A related kit includes an endodontic extractor tool as described above and an endodontic coring tool. The endodontic coring tool includes a body configured as a hollow cylindrical tube having a cutting surface formed at a distal end of the hollow tube. Often, the break in an endodontic instrument occurs deep within the root canal, such that no portion of the instrument fragment is exposed outside of the root canal. The endodontic coring tool of the inventive kit is helpful as it allows the practitioner to core around and expose a proximal end of the broken instrument fragment so that it can be removed with the extractor tool.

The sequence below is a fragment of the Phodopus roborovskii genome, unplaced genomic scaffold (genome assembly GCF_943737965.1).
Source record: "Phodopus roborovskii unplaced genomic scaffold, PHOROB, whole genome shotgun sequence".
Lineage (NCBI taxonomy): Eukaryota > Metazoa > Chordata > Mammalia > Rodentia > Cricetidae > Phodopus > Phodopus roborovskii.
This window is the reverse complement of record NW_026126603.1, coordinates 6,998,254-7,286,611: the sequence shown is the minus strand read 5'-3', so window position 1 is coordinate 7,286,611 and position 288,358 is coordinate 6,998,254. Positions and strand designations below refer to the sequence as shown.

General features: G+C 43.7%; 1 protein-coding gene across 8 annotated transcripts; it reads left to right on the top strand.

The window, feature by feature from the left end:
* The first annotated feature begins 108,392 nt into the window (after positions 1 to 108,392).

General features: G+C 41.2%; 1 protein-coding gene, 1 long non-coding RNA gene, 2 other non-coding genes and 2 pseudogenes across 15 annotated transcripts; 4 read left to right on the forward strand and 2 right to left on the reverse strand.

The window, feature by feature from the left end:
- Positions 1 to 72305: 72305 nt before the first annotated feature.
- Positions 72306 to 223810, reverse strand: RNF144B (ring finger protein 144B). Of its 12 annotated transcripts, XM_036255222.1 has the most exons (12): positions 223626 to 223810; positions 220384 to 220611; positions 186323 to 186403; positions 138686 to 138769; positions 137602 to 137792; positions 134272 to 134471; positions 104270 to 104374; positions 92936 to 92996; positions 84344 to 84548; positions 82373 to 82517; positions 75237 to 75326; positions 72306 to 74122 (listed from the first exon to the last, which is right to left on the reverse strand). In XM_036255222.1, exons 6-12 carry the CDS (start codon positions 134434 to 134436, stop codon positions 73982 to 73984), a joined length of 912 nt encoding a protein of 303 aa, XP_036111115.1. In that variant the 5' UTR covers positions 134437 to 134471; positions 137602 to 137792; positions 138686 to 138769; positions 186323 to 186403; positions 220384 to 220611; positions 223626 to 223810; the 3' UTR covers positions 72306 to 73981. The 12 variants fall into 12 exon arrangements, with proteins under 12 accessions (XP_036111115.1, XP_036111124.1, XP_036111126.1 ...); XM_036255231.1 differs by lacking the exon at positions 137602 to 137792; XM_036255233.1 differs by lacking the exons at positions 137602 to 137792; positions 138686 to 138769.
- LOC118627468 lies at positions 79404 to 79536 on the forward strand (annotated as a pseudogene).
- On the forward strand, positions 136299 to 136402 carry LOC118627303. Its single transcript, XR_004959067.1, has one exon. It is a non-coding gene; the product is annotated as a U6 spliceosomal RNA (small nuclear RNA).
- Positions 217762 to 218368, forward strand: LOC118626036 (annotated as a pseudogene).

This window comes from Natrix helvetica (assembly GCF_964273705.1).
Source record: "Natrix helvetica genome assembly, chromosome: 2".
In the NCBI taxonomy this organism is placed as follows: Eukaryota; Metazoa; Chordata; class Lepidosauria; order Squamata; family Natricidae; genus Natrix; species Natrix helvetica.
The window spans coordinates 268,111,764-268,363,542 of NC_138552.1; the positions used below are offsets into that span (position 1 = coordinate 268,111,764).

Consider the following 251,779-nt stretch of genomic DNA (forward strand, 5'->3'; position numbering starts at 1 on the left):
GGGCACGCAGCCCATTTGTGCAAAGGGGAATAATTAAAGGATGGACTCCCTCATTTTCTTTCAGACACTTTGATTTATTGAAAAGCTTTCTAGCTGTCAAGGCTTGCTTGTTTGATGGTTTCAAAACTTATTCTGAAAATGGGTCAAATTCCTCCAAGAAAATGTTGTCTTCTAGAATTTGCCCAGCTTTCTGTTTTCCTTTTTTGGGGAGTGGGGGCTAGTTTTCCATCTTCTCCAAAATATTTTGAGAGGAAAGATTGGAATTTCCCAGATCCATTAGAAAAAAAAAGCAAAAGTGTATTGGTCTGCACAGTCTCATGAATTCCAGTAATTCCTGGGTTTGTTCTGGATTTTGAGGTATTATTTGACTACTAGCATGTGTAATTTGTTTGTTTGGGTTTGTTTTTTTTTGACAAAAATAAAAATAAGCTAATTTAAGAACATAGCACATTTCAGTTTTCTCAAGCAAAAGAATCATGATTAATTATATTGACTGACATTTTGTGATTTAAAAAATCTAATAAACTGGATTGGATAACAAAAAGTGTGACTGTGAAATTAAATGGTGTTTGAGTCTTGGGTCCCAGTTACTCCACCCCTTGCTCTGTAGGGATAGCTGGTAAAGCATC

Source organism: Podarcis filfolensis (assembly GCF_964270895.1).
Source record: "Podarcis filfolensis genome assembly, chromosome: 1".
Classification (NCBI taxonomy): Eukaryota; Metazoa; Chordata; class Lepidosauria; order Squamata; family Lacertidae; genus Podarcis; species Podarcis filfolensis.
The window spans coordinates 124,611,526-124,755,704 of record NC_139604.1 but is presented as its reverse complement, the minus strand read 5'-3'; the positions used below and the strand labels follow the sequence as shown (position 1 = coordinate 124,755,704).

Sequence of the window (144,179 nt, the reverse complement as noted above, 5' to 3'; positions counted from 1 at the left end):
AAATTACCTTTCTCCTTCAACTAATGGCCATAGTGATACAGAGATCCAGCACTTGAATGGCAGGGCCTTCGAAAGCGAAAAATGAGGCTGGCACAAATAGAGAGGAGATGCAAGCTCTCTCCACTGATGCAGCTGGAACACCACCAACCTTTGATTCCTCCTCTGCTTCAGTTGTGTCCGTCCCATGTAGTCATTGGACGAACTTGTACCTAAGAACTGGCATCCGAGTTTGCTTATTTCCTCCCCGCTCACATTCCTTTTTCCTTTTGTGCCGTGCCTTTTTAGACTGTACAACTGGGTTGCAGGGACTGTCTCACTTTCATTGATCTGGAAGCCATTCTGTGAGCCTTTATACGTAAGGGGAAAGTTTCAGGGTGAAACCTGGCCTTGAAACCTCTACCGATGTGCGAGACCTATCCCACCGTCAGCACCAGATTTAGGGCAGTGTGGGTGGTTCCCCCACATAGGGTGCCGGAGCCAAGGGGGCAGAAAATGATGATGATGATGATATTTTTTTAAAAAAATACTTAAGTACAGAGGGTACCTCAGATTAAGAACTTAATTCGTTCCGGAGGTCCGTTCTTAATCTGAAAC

The inventive kit may advantageously include multiple endodontic extractor tools and/or multiple endodontic coring tools of different diameters. Such a kit allows a practitioner to select a tool or tools having a diameter corresponding to the cross-sectional dimension (e.g., diameter) of the broken instrument. For example, such a kit may include a first endodontic extractor tool having a first relatively small inside diameter that is configured for use in removing endodontic instrument fragments corresponding to a range of relatively small diameters. A second endodontic extractor tool includes a hollow gripping body having a second relatively larger inside diameter that is greater than the inside diameter of the first extractor tool such that the second endodontic extractor tool is specifically configured for use in removing broken endodontic instrument fragments falling within a range of relatively larger diameters. Such a kit may advantageously include three or more differently sized extractor tools (e.g., a first extractor tool configured for use with “small” diameter fragments, a second extractor tool configured for use with “medium” diameter fragments, and a third extractor tool configured for use in removing “large” diameter fragments). Similarly, included endodontic coring tools may be included in a plurality of sizes for coring around and exposing a proximal end of broken instrument fragments of various diameters.